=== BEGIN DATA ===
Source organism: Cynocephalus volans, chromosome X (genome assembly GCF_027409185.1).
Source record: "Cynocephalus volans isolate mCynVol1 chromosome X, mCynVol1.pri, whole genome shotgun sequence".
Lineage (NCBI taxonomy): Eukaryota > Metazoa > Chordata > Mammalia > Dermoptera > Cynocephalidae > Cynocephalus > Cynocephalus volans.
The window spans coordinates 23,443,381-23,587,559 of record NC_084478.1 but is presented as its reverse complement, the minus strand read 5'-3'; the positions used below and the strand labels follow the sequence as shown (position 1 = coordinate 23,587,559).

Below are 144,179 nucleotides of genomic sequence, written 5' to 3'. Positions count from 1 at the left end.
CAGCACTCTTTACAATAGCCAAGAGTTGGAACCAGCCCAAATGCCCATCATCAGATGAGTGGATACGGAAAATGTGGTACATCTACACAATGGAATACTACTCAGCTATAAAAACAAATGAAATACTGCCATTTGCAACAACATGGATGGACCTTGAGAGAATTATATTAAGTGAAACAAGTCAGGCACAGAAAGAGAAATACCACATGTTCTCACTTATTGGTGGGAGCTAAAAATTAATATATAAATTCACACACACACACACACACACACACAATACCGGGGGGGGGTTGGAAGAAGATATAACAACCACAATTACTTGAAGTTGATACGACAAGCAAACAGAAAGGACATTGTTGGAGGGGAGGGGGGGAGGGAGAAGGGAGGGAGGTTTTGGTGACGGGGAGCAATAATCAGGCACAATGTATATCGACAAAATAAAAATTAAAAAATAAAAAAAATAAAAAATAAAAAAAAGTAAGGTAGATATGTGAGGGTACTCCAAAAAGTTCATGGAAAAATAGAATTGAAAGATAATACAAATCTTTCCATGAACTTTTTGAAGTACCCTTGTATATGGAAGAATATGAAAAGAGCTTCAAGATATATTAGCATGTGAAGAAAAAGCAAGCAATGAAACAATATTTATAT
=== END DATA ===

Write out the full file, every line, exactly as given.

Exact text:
Source organism: Cynocephalus volans, chromosome X (genome assembly GCF_027409185.1).
Source record: "Cynocephalus volans isolate mCynVol1 chromosome X, mCynVol1.pri, whole genome shotgun sequence".
Lineage (NCBI taxonomy): Eukaryota > Metazoa > Chordata > Mammalia > Dermoptera > Cynocephalidae > Cynocephalus > Cynocephalus volans.
The window spans coordinates 23,443,381-23,587,559 of record NC_084478.1 but is presented as its reverse complement, the minus strand read 5'-3'; the positions used below and the strand labels follow the sequence as shown (position 1 = coordinate 23,587,559).

Below are 144,179 nucleotides of genomic sequence, written 5' to 3'. Positions count from 1 at the left end.
CAGCACTCTTTACAATAGCCAAGAGTTGGAACCAGCCCAAATGCCCATCATCAGATGAGTGGATACGGAAAATGTGGTACATCTACACAATGGAATACTACTCAGCTATAAAAACAAATGAAATACTGCCATTTGCAACAACATGGATGGACCTTGAGAGAATTATATTAAGTGAAACAAGTCAGGCACAGAAAGAGAAATACCACATGTTCTCACTTATTGGTGGGAGCTAAAAATTAATATATAAATTCACACACACACACACACACACACACAATACCGGGGGGGGGTTGGAAGAAGATATAACAACCACAATTACTTGAAGTTGATACGACAAGCAAACAGAAAGGACATTGTTGGAGGGGAGGGGGGGAGGGAGAAGGGAGGGAGGTTTTGGTGACGGGGAGCAATAATCAGGCACAATGTATATCGACAAAATAAAAATTAAAAAATAAAAAAAATAAAAAATAAAAAAAAGTAAGGTAGATATGTGAGGGTACTCCAAAAAGTTCATGGAAAAATAGAATTGAAAGATAATACAAATCTTTCCATGAACTTTTTGAAGTACCCTTGTATATGGAAGAATATGAAAAGAGCTTCAAGATATATTAGCATGTGAAGAAAAAGCAAGCAATGAAACAATATTTATAT